Genetic study shows explosion of diversity in fish after end-Cretaceous mass extinction

March 13, 2018 by Bob Yirka, report
Credit: CC0 Public Domain

A team of researchers from several institutions across the U.S. has found evidence suggesting that there was an explosion of diversity in fish after the end-Cretaceous mass extinction. In their paper published in the journal Nature Ecology and Evolution, the team describes their genetic study involving more than 1800 species of fish and what they found.

After the end-Cretaceous mass extinction—the one that killed off the dinosaurs—mammals became much more diverse and dominant. Without the dinosaurs to feast on them, they were free to prosper. Much less is known about what went on in the oceans. In this new effort, the have added some new pieces to that puzzle.

Prior research has suggested that the asteroid or comet that smashed into the Earth approximately 65 million years ago killed off more than the dinosaurs—approximately 50 percent of all species worldwide disappeared. These include many sharks and other reptiles, leaving a void of sorts in the world's oceans that allowed fish to flourish. And flourish they did, according to the researchers with this new effort.

To learn more about what happened with after the end-Cretaceous mass extinction, the researchers collected from 118 acanthomorph species, looking specifically at 1,000 DNA sequences that were similar across the genomes of their samples—as part of that effort, they searched for variations in genetic sequences that offered clues regarding how closely related the fish were to one another.

The researchers found that six large groups of fish originated over the course of 10 million years after the mass extinction. Of those groups, five were acanthomorphs (spiny-rayed fish). Today, there are approximately 18,000 members of the acanthomorphs species and they represent approximately one in three vertebrate species alive today. That so many of them originated in the time after the dinosaurs disappeared shows that they, like mammals, found the world a much friendlier place—one where they were allowed to prosper. Such an explosion suggests that sharks and other reptile populations and their diversity must have plunged, leaving a vast void for the acanthomorphs to fill. Still unclear is why acanthomorphs, rather than other , became so dominant.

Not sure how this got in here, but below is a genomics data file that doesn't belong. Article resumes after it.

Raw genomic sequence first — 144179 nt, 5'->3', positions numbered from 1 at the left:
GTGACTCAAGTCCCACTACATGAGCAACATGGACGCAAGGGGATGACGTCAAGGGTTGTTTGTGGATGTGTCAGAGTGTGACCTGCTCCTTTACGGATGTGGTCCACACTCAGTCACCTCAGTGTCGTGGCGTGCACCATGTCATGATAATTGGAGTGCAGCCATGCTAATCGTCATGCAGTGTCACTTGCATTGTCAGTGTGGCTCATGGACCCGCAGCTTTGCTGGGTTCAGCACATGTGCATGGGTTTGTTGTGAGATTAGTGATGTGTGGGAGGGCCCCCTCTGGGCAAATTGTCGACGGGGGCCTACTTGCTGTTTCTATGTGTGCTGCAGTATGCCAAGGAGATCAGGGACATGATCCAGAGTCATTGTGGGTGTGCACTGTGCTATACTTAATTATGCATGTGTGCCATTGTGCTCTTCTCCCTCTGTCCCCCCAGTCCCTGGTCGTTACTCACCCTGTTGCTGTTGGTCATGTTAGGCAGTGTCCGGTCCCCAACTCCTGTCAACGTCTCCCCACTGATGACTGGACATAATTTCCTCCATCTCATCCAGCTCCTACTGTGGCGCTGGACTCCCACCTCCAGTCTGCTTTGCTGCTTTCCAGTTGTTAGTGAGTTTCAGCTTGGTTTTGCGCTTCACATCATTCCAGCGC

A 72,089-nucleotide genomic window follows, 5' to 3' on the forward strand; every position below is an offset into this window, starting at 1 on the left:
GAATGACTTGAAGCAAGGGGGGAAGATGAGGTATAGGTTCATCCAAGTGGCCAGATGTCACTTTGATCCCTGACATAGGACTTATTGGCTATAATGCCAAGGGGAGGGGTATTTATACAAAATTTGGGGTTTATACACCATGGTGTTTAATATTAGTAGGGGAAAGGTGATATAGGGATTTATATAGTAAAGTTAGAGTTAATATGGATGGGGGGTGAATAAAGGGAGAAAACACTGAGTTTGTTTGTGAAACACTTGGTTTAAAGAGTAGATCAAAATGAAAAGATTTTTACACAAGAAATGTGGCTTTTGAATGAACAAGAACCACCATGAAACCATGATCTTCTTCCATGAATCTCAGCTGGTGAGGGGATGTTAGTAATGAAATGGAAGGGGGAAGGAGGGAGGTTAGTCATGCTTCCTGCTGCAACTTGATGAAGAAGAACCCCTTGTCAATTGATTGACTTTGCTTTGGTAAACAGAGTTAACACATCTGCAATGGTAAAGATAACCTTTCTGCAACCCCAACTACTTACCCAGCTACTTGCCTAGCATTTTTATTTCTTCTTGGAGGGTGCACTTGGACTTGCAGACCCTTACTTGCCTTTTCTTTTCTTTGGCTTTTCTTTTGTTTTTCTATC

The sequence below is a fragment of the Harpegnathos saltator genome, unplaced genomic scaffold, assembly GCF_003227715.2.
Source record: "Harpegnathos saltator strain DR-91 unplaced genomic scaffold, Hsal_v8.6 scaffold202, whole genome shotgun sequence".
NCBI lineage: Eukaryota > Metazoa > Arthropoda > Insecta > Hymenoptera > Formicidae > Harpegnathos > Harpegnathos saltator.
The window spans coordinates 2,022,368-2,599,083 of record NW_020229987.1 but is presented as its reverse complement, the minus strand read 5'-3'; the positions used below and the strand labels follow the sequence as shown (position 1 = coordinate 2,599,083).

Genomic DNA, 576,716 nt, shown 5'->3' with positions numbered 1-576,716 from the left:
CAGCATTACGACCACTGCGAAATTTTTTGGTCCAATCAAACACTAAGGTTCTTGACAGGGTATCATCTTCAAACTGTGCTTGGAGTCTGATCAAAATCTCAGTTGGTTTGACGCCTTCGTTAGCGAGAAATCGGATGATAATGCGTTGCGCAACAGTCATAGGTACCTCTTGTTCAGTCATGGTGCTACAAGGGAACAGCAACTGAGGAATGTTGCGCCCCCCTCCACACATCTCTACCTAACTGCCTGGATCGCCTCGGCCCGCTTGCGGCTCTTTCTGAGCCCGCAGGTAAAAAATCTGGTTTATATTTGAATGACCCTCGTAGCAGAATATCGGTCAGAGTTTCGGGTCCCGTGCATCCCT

Explore further: Reef fish arrived in two waves

More information: Michael E. Alfaro et al. Explosive diversification of marine fishes at the Cretaceous–Palaeogene boundary, Nature Ecology & Evolution (2018). DOI: 10.1038/s41559-018-0494-6

The Cretaceous–Palaeogene (K–Pg) mass extinction is linked to the rapid emergence of ecologically divergent higher taxa (for example, families and orders) across terrestrial vertebrates, but its impact on the diversification of marine vertebrates is less clear. Spiny-rayed fishes (Acanthomorpha) provide an ideal system for exploring the effects of the K–Pg on fish diversification, yet despite decades of morphological and molecular phylogenetic efforts, resolution of both early diverging lineages and enormously diverse subclades remains problematic. Recent multilocus studies have provided the first resolved phylogenetic backbone for acanthomorphs and suggested novel relationships among major lineages. However, these new relationships and associated timescales have not been interrogated using phylogenomic approaches. Here, we use targeted enrichment of >1,000 ultraconserved elements in conjunction with a divergence time analysis to resolve relationships among 120 major acanthomorph lineages and provide a new timescale for acanthomorph radiation. Our results include a well-supported topology that strongly resolves relationships along the acanthomorph backbone and the recovery of several new relationships within six major percomorph subclades. Divergence time analyses also reveal that crown ages for five of these subclades, and for the bulk of the species diversity in the sixth, coincide with the K–Pg boundary, with divergences between anatomically and ecologically distinctive suprafamilial clades concentrated in the first 10 million years of the Cenozoic.

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